A conservative group that started in Fort Worth is starting a chapter in Bexar County, seeking to recruit and train activists to lobby politicians from Congress down to local school boards.

The True Texas Project began as a tea party group in Tarrant County back in 2009, organizing conservatives in one of the state’s Republican strongholds.

The Southern Poverty Law Center labeled it an antigovernment group this year, including it on a list of groups that “believe the federal government is tyrannical” and “traffic in conspiracy theories about an illegitimate government.”

The group is best known for promoting conservative candidates in GOP primaries and pushing Republican officeholders to the right — something it now does through a rebranded statewide organization with 18 chapters in both red and blue counties across the state.

“Blue counties have fewer in attendance, but they are much more passionate and serious about getting to work,” True Texas Project CEO Julie McCarty wrote in an emailed response to questions from the San Antonio Report. “It’s been a real encouragement.”

Bexar County gave Democrat Beto O’Rourke 58% of its vote in November’s midterm election, replaced retiring Bexar County Judge Nelson Wolff with another Democrat, Peter Sakai and wiped out the county’s last remaining Republican-held judgeships.

But gerrymandering has left few true political battlegrounds at any level of government in Texas, meaning most races are now decided in the primary regardless of the area’s overall political tilt.

Even in deeply blue Bexar County, many moderate Republican officeholders have steadily been replaced with more further-right successors.

“If you look at the last 10 years, conservatives have been steadily gaining more and more influence in Bexar County,” said Luke Macias, a San Antonio-based Republican consultant who has been involved in the creation of the Bexar County chapter of True Texas Project.

Indeed, the election of Mark Dorazio to replace retiring Rep. Lyle Larson in Texas’ 122nd House District and Grant Moody to replace Trish DeBerry in Bexar County’s 3rd Precinct continues the steady rightward shift among Bexar County’s Republican officeholders.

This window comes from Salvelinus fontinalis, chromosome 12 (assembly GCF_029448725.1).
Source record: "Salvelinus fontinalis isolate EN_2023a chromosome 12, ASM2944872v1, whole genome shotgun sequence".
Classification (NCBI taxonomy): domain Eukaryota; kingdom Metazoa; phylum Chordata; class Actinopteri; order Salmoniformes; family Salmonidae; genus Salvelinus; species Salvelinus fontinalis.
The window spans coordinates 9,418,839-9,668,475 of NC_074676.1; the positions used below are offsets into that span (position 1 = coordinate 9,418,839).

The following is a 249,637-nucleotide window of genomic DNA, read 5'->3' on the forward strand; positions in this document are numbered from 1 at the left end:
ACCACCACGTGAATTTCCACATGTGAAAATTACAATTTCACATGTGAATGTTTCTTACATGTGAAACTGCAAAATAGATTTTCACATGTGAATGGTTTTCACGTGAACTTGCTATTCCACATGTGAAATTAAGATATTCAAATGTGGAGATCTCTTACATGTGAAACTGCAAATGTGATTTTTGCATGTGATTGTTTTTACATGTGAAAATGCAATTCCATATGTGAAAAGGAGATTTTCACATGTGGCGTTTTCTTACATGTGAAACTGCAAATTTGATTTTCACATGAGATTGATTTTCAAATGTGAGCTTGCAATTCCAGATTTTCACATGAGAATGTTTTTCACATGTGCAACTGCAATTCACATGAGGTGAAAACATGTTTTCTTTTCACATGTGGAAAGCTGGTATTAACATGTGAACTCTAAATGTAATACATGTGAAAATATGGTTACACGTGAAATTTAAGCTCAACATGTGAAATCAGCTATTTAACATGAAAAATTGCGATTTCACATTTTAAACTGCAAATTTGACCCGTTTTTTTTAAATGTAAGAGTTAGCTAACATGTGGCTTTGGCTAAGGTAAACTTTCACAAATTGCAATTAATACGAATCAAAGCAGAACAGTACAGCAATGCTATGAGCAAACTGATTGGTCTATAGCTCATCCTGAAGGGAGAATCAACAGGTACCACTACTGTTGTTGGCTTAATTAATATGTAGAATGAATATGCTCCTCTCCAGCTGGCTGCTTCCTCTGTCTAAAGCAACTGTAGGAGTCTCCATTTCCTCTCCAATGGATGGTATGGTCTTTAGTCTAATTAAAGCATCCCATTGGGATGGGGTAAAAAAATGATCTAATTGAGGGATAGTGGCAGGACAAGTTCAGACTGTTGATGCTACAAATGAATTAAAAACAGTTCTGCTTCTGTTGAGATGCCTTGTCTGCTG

Moderate Bexar County State Sen. Jeff Wentworth was unseated in a primary by the more conservative Donna Campbell, a close ally of Lt. Gov. Dan Patrick who has held the seat since 2012. Conservative firebrand Chip Roy, a former chief of staff to Sen. Ted Cruz, now represents Texas’ 21st Congressional District, which has been redrawn to include more of San Antonio and heavily favor Republicans.

“To some extent, True Texas Project and other organizations coming into Bexar County is a logical next step for an increasingly organized conservative base of voters [here],” Macias said.

Dorazio is a longtime activist in the Bexar County Republican Party who led the effort to censure then-state House Speaker Joe Straus over his moderate positions during Dorazio’s roughly six-month tenure as county party chair.

Notably, the county party rejected a similar effort to punish U.S. Rep. Tony Gonzales for voting with Democrats on a gun safety bill earlier this year.

Last month Dorazio attended the inaugural meeting of Bexar County’s True Texas Project chapter and pledged to support ending Democratic committee chairs in the Texas House, according to a tweet from McCarty. Bexar County’s state House delegation includes seven Democrats and three Republicans.

Dorazio’s campaign did not respond to a request for comment.

Macias said 56 people attended the gathering at a Bexar County gun range. The group is looking for a larger venue for future monthly gatherings.

True Texas Project is focused on grassroots organizing, as opposed to raising and spending big money on campaigns, according to Macias.

McCarty said the group provides satellite chapters with funding to host meetings, including securing and funding a speaker, paying for a venue and supplies and helping with advertising and social media. It then trains local leaders to build a list of volunteers they can call on to engage in state and local politics.

“Our citizen advocate trainings teach anyone, anywhere how to interact with elected employees at all levels of government,” McCarty wrote in an email.

“After activists are trained, we are able to put out a call statewide any time there’s an action item to be addressed. Or if there’s a local issue, we simply reach out to those in the area,” McCarty wrote.

The group’s agenda for the upcoming state legislative session includes exploring alternatives for property taxes, stopping municipalities from hiring lobbyists, ensuring the prosecution of abortion law violations and outlawing hormone replacement therapy for minors.

“We can go to pretty much anywhere in Texas and find patriots ready to act when needed,” McCarty wrote. “Going statewide has multiplied our voice in a huge way.”

Conservative activists across the state, and particularly in North Texas, have placed a big focus on public education in recent years, running candidates for school board and fighting to ban books they deem inappropriate.

Local conservatives targeted several school board races in Bexar County this year with limited success. Macias said the new group could include a committee to focus on school board meetings, in addition to city and county governments.

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Andrea Drusch

Andrea Drusch writes about local government for the San Antonio Report. She's covered politics in Washington, D.C., and Texas for the Fort Worth Star-Telegram, National Journal and Politico.